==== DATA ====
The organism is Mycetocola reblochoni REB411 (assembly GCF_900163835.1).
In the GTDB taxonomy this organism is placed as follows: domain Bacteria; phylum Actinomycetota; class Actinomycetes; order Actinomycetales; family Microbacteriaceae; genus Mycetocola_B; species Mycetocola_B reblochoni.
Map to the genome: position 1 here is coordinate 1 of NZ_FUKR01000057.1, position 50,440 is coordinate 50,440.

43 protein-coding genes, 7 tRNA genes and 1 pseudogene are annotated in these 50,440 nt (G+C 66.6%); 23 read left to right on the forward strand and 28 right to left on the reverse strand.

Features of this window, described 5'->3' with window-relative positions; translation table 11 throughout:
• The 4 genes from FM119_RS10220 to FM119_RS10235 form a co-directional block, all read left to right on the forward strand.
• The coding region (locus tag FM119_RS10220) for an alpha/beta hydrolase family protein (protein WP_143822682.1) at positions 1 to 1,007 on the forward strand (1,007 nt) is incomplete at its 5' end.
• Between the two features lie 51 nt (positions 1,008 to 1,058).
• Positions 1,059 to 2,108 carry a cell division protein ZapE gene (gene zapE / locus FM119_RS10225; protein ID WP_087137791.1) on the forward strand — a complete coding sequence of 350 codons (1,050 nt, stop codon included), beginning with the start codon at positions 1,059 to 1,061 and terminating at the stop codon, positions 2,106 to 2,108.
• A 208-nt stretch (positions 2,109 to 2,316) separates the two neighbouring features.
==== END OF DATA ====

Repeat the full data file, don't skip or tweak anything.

The organism is Mycetocola reblochoni REB411 (assembly GCF_900163835.1).
In the GTDB taxonomy this organism is placed as follows: domain Bacteria; phylum Actinomycetota; class Actinomycetes; order Actinomycetales; family Microbacteriaceae; genus Mycetocola_B; species Mycetocola_B reblochoni.
Map to the genome: position 1 here is coordinate 1 of NZ_FUKR01000057.1, position 50,440 is coordinate 50,440.

43 protein-coding genes, 7 tRNA genes and 1 pseudogene are annotated in these 50,440 nt (G+C 66.6%); 23 read left to right on the forward strand and 28 right to left on the reverse strand.

Features of this window, described 5'->3' with window-relative positions; translation table 11 throughout:
• The 4 genes from FM119_RS10220 to FM119_RS10235 form a co-directional block, all read left to right on the forward strand.
• The coding region (locus tag FM119_RS10220) for an alpha/beta hydrolase family protein (protein WP_143822682.1) at positions 1 to 1,007 on the forward strand (1,007 nt) is incomplete at its 5' end.
• Between the two features lie 51 nt (positions 1,008 to 1,058).
• Positions 1,059 to 2,108 carry a cell division protein ZapE gene (gene zapE / locus FM119_RS10225; protein ID WP_087137791.1) on the forward strand — a complete coding sequence of 350 codons (1,050 nt, stop codon included), beginning with the start codon at positions 1,059 to 1,061 and terminating at the stop codon, positions 2,106 to 2,108.
• A 208-nt stretch (positions 2,109 to 2,316) separates the two neighbouring features.